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Better course management = Better scores

While not everyone can hit the golf ball as well as tour players on a regular basis there are still some parts of your game you can control to play more like the pros and lower our scores. Knowing how to plot your way around the golf course and manage your strengths and

weaknesses will help you lower your scores.

Even the pros can make course management mistakes; case in point the Masters a few years ago. Francesco Molinari had one hand on the green jacket till he fired at the pin on 12, hitting it in the water, and making double. Where the “more experienced” Tiger Woods played the more conservative shot to the middle of the green, 2 putts later he was tied for the lead. Here’s a few ways to learn from how Tiger approached his round at the Masters eventually leading to his fifth

green jacket.

Off the Tee - The tee box is the only place you are actually able to control where you hit from, use that to your advantage. For example, those of you that fade the ball, tee the ball up on the right side of the tee box, this will allow you to play your typical shot shape with more room for the ball to work. This will also be the case if there is trouble on one side of the hole. Tee up on the side of trouble and aim away from it. Also on par-3’s, be sure to tee the ball up. This is one of the rare opportunities where you can give yourself a perfect lie, so do so.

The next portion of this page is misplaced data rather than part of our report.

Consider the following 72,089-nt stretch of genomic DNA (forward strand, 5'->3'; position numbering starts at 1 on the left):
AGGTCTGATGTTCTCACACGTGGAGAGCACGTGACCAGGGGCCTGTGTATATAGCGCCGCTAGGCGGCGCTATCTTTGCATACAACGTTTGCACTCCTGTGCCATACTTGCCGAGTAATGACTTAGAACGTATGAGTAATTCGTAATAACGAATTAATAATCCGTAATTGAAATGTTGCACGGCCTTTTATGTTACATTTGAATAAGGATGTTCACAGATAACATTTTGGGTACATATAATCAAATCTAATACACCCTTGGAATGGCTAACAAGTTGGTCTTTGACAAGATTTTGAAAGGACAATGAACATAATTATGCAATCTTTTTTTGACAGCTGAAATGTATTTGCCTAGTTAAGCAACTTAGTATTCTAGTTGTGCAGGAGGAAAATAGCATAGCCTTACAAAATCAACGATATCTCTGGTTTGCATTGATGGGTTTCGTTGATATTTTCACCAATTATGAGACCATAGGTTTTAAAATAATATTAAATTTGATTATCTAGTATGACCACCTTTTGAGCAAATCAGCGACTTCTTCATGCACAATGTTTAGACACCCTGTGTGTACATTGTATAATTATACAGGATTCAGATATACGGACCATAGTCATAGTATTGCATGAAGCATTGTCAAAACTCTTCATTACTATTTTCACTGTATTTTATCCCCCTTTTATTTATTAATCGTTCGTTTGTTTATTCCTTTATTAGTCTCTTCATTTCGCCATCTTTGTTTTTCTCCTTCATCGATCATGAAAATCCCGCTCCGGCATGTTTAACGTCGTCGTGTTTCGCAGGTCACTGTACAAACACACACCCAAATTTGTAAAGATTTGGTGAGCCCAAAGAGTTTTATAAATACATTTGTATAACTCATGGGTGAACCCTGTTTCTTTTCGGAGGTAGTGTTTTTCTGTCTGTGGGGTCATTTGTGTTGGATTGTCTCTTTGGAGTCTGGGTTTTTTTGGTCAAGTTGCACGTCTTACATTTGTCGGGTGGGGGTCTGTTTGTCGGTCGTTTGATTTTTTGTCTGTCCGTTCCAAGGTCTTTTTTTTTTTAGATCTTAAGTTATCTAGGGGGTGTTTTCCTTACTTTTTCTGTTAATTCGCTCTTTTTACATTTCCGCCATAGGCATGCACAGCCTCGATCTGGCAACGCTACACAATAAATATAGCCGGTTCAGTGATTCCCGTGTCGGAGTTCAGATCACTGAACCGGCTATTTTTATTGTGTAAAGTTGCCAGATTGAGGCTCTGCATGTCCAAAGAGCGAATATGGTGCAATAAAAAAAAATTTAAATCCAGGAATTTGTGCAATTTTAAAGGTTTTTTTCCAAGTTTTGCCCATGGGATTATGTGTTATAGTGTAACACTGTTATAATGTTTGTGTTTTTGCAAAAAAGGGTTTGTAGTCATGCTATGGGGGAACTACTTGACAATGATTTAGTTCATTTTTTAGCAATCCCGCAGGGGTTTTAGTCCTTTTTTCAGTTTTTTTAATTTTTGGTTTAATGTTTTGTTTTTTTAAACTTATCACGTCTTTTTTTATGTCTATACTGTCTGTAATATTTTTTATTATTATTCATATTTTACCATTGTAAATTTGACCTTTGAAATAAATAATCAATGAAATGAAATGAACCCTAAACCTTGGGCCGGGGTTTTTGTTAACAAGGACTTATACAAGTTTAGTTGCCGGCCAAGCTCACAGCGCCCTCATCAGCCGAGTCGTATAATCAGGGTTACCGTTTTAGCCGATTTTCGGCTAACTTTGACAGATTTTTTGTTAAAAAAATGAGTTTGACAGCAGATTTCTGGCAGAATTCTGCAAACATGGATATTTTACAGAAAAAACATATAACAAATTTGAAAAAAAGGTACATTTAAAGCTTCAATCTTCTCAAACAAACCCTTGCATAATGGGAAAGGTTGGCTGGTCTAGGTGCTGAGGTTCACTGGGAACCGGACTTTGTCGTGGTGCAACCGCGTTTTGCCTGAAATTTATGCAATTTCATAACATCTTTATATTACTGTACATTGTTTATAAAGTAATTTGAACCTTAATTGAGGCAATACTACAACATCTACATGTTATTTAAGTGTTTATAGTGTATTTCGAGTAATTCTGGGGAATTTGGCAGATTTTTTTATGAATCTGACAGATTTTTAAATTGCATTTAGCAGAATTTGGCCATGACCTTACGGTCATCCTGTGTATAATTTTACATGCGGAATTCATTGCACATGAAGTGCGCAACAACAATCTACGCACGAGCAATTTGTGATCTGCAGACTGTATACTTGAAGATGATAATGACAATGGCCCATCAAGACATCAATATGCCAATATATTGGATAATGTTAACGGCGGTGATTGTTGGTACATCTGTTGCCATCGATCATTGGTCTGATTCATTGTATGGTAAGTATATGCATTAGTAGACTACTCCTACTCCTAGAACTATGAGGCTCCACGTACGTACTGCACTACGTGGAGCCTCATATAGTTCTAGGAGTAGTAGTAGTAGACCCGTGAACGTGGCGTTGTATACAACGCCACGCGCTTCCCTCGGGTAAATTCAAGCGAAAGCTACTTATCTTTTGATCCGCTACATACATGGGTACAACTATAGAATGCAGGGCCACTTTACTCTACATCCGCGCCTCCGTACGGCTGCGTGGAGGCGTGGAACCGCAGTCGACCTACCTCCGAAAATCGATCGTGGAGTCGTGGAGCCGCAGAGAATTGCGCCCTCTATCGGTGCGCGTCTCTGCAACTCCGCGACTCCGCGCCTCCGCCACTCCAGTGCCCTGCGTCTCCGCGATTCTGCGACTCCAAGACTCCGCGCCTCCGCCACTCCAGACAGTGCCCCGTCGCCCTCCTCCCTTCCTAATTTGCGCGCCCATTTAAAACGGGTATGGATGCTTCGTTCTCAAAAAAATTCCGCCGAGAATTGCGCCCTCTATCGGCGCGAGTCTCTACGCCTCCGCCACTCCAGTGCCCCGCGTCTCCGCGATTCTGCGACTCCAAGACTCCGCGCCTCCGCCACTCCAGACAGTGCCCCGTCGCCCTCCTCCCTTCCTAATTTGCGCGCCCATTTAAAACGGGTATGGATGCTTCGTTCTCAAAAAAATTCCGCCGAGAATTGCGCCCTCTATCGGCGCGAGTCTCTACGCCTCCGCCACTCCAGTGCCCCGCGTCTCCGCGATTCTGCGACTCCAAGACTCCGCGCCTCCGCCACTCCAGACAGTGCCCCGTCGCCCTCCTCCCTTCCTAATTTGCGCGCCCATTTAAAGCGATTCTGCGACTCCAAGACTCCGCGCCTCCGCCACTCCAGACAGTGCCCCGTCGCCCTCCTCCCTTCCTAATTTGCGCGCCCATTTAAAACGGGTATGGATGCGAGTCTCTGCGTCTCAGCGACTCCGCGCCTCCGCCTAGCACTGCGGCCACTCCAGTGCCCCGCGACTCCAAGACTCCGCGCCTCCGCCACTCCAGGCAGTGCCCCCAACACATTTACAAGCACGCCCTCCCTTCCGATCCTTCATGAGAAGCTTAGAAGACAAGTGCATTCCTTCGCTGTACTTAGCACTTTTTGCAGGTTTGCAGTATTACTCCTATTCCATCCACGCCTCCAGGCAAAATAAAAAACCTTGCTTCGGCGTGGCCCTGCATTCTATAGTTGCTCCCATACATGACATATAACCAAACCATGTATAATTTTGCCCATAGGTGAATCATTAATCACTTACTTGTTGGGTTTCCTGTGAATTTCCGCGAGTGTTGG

Hitting into the green - Know which pins you should attack and which ones you should error

on the side of caution. The biggest mistake I see amateurs make is trying to hit the ball at a tucked or “sucker” pin. Even professionals chose which flags they go after and which ones they play safe to. A 20-30 foot putt from the middle of the green will always be easier than a short

sided chip shot.

Chipping & Putting - The biggest problem I see amateurs make on and around the green is

trying to force the ball into the hole. It’s easy to get greedy and have the mindset that you can make it, when in reality it’s more logical to get the ball in a 3 foot circle. When you get a little greedier than we should the tendency will always be to run the chip or putt by and leave ourselves with a much longer putt. Your goal around the greens is turning 3 shots

into 2.

Hopefully these course management tips will help all of you lower your scores just by thinking a little differently around the golf course.

Scott Anderson

Assistant Golf Professional, Country Hills Golf Club

BA Psychology/Sociology University of Calgary

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